MET:Writing Formative Objective Assessments

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Writing formative objective assessments requires a clear understanding of the [learning objectives and the ability to write effective feedback. Formative assessments coupled with feedback form a communication pathway between instructors and students that allow them to work cohesively towards improving both the student’s learning and the instructor’s teaching. A student’s strengths and weaknesses can be illustrated in completed assessments while whole-class test results can reveal areas that the instructor may have not taught clearly enough. At the same time, feedback helps to reinforce knowledge that the student has acquired correctly and to identify concepts that require more study. This back-and-forth process has been shown to improve students’ learning and is most effective when graded assignments are returned quickly to the student and include feedback (Chung, Shel, & Kaiser, 2006; Stull, Majerich, Bernacki, Varnum, & Ducette, 2011).

Some researchers found that assessment exerted a great influence on student achievement at highly-ranked universities (Snyder, 1971; Miller & Parlett, 1974 as cited in Gibbs & Simpson 2005). A short literature review by Gibbs & Simpson (2005) revealed that learning, achievement, student satisfaction and the quality of predictions for future performance were higher in courses where grades was based on a combination of coursework and examinations rather than examinations alone. For all of these reasons, instructors must write assessments with care, and using the best practices available to them.

On this page, suggestions are given for selecting the assessment types. As well, the importance of feedback is explained. Suggestions are given for writing multiple-choice questions used for developing critical thinking skills and other purposes. Suggestions for using objective assessments in NetQuiz Pro (Collegial Centre for Educational Materials Development, 2012) and commonly found in other assessment-writing applications are provided. NetQuiz Pro was singled out because it is a free program whose selection of assessments is more comprehensive than many other programs. Note that Essay questions are subjective assessments, but they have been included here nonetheless because they often appear along with many objective assessments.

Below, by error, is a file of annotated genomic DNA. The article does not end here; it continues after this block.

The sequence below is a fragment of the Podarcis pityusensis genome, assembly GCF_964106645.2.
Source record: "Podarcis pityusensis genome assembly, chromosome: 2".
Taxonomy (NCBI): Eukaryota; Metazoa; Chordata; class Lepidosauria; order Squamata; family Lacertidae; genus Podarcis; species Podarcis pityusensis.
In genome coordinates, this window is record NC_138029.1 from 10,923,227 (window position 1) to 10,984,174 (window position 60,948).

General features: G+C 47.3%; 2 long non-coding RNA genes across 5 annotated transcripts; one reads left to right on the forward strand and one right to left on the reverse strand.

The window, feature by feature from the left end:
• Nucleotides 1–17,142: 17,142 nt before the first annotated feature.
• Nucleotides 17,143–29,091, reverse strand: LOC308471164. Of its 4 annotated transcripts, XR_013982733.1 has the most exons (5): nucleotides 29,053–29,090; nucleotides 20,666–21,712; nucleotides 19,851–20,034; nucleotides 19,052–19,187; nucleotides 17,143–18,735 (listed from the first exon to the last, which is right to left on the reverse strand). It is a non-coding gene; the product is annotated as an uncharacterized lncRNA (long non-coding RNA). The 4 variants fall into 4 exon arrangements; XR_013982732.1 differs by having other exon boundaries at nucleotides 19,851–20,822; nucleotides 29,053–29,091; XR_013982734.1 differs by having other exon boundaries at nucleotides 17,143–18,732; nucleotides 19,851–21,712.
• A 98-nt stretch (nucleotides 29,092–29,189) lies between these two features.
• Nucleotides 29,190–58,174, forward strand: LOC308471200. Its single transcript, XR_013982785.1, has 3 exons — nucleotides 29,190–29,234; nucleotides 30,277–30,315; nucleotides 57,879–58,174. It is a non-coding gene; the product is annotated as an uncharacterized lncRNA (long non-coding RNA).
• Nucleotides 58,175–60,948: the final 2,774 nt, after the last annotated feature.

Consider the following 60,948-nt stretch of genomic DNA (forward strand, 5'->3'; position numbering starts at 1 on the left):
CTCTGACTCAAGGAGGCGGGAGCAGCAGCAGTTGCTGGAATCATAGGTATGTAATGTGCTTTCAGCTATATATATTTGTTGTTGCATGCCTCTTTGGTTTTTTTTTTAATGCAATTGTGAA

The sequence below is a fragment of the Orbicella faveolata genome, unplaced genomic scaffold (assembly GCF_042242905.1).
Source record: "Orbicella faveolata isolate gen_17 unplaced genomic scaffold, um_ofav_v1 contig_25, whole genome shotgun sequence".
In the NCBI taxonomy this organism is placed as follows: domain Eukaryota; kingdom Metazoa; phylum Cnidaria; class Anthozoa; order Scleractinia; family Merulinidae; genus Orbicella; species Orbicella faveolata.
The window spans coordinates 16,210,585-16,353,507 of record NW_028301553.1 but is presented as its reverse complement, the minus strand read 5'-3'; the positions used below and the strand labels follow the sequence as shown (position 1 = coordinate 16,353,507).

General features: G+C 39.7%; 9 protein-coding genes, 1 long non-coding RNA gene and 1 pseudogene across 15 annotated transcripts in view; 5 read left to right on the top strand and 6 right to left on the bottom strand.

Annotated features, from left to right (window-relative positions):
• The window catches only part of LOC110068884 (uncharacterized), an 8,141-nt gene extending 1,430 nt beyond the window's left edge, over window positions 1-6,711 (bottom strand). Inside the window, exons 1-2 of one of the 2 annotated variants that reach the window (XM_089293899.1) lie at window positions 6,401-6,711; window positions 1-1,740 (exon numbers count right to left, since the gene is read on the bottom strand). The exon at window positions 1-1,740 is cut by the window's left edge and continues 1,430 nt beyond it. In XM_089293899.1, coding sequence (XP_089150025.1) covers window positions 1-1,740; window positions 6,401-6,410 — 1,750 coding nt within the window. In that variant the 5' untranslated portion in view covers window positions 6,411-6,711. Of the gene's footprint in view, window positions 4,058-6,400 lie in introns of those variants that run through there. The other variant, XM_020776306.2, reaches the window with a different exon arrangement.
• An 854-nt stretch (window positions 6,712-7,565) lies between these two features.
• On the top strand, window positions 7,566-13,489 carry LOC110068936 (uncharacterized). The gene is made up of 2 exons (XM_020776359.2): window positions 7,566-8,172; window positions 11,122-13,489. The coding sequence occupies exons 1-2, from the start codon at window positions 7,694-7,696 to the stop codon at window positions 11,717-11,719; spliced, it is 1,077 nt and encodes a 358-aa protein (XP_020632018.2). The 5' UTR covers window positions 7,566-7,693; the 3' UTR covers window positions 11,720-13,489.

Selecting the type of assessment

When creating an assessment, it is important to match the type of assessment to the nature of the course objectives. If a course objective is to create a song using digital tools, an assessment consisting only of multiple-choice questions will not be useful. Shank (2005) recommends determining whether a goal is declarative (requiring recall, descriptions, explanations…) or procedural (requiring creation, calculation…). Tests can be used to assess whether declarative goals are being met. They can also be used to assesse theoretical knowledge associated with procedural tasks or written portions of a performance. However, to evaluate someone’s performance skills globally, the learner must be allowed an opportunity to demonstrate his or her knowledge in a real application that is evaluated by observation (Shank, 2005).

General comments on feedback

Two comprehensive reviews cited by Gibbs & Simpson (2005) revealed that feedback had by far the greatest impact on student learning. Also, it is most effective when it is of high quality and the student reads it. It is highly recommended that the reader consult the article written by these authors before beginning to write feedback as it contains research-based theories on using feedback to the greatest positive effect on learning. Some of these theories are summed up by other authors: “In order to be effective, feedback on formative assessment needs to possess a number of qualities: it needs to be timely, constructive, motivational, personal, manageable and directly related to assessment criteria and learning outcomes (Race, 2006; Irons, 2008; Juwah et al., 2004; Race, 2001 as cited by Hatziapostolou & Paraskakis, 2010, p. 121).